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Australian Power Grid Regulator Initiates Command Economy Amid Electricity Crisis

Neil lives in Canada and writes about society and politics.
Published: June 15, 2022
Australia's biggest power grid is now under a command economy as the government struggles to stay on top of pricing and supply problems.
Smoke and steam rises from the Bayswater coal-powered thermal power station on Aug. 26, 2020 in Australia. A government power grid regulator has initiated a command economy to control supply and demand as the country’s electricity and natural gas crisis spirals out of control. (Image: David Gray/Getty Images)

The major regulator of Australia’s power grid has taken control of the market after recent pricing interventions caused some generators to take their operations offline, citing profitability issues. 

On June 15 the Australian Energy Market Operator (AEMO) announced it would be suspending the spot market for electricity “because it has become impossible to continue operating the spot market while ensuring a secure and reliable supply of electricity for consumers.”

ENERGY CRISIS

As a result, the Australian energy market will—at least temporarily—run under the provisions of a command economy.

The only states not affected are Western Australia and Northern Territory.

The Press Release states, “The market operator will apply a pre-determined suspension pricing schedule for each NEM [National Electricity Market] region. A compensation regime applies for eligible generators who bid into the market during suspension price periods.”

The NEM refers to a major power grid, which services 9 million people and is described by the Australian Government as interconnecting “the six eastern and southern states and territories and delivers around 80% of all electricity consumption in Australia.”

Same day reporting by messaging outlet Australian Broadcasting Corporation explained the spot market in layman’s terms: “The spot market is what AEMO uses to match the supply of electricity from power stations with real-time consumption by households and businesses.”

And adds, “AEMO says the spot price tells generators how much electricity the market needs at any moment in time to keep the physical power system in balance.”

On June 13, AEMO announced it had placed a $300/MWh cap on the Queensland market after prices “reached a cumulative high price threshold of $1,359,100 (accumulated over seven days)” the day prior, triggering a provision in the National Energy Rules that allows the Operator to intervene.

Additionally, the release stated that the $300/MWh cap would thereby come into effect in any region exceeding the cumulative high price threshold immediately.

By comparison, the price of electricity in Alberta, Canada posted at 12.138 cents/KWh, or $123.80/MWh, in April, according to Epcor.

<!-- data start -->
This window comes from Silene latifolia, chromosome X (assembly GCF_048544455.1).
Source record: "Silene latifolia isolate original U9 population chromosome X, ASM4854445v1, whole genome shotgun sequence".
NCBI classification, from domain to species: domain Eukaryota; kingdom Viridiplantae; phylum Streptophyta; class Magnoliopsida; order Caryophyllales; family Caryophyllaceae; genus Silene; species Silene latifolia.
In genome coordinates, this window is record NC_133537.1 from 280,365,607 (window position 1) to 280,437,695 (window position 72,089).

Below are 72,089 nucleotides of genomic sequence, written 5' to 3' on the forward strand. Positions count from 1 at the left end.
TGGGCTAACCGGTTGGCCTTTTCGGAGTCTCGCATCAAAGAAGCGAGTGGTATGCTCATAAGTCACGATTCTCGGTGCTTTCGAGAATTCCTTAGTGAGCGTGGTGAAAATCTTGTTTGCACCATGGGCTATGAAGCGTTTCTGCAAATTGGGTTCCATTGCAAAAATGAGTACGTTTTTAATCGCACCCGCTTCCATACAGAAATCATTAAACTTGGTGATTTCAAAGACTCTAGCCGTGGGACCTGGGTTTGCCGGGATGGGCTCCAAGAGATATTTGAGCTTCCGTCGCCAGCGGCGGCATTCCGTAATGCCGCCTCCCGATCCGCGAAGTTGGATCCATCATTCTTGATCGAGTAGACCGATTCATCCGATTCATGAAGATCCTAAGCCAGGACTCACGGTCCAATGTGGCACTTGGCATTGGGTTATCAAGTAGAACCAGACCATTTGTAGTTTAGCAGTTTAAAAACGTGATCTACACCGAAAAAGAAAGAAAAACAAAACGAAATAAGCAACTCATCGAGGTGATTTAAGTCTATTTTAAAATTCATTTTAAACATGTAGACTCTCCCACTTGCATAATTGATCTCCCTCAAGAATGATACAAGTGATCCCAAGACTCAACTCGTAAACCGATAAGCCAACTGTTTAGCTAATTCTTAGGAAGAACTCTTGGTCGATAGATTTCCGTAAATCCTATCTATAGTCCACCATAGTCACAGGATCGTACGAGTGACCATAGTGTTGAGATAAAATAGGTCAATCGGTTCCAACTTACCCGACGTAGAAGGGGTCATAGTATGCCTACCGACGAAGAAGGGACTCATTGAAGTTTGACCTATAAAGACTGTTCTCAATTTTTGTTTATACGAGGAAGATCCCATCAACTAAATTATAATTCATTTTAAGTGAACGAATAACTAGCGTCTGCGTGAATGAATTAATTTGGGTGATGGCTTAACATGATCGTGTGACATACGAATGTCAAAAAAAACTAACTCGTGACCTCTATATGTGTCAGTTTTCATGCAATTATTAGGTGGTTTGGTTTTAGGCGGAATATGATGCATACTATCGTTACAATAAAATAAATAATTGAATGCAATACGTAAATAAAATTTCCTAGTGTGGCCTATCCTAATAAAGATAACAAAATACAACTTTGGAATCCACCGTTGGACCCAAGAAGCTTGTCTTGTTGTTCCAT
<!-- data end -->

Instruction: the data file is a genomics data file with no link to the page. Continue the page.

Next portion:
In the Release, the Operator was forced to admit the cap had material impact on electrical supply, “As a consequence of the administered price cap in Queensland, AEMO has seen generation bids reduce and has issued Lack of Reserve (LOR) notices in both Queensland and New South Wales, signalling a reduction in pre-determined electricity reserve levels.”

“At this time, there is no impact to consumer supply,” they stated.

In the June 15 announcement, AEMO CEO Daniel Westerman was paraphrased as stating, “The market operator was forced to direct five gigawatts of generation through direct interventions yesterday, and it was no longer possible to reliably operate the spot market or the power system this way.”

According to The Guardian, during a press conference, Westerman elucidated that 5 GW amounted to “roughly 20% of demand.”

9News described the move by AEMO as a “drastic intervention,” and pointed out, “It is the first time the NEM has ever been suspended.”

Blackouts

In a June 14 colloquially-themed explainer by ABC, the outlet focused on “load shedding,” which it described as, “In the electricity industry no two words instil a greater sense of fear or failure as load shedding.”

They cut to the chase, “But its implications are clear and cold enough — it means blackouts.”

The ABC attributed the need for consumers and businesses to endure blackouts to a major spike in demand in Queensland and New South Wales after a case of early onset winter.

Another substantial contributor is that many of the eastern coal-fired power stations are offline due to a shortage of coal.

The coal shortage has resulted in natural gas-fired power stations having to ramp up production, a problem when prices have already also been capped by government regulators, and at a staggering $40/GJ.

In June 7 reporting, ABC explained that the Tallawara power station, for example, “usually runs at around 20 per cent of its full capacity.”

“So far this year it is around 60 per cent, and in the past month around 75 per cent.”

The Guardian reported on June 14 that two of Western Australia’s state-run coal power plants are nonetheless set to be shuttered entirely by 2030.

The State runs a separate power grid and the government was paraphrased as stating the cause as, “The rise of solar power – particularly on rooftops – had led to the two remaining coal plants becoming less viable.”

“The state will join South Australia, the Northern Territory, the Australian Capital Territory and Tasmania to be coal-free in its power generation,” the article stated.

And added, “On Tuesday afternoon, coal, solar and gas were providing roughly equal shares of the market.”

AEMO’s June 15 spot market suspension announcement attributed part of the cause of energy shortages to “Periods of low wind and solar output.”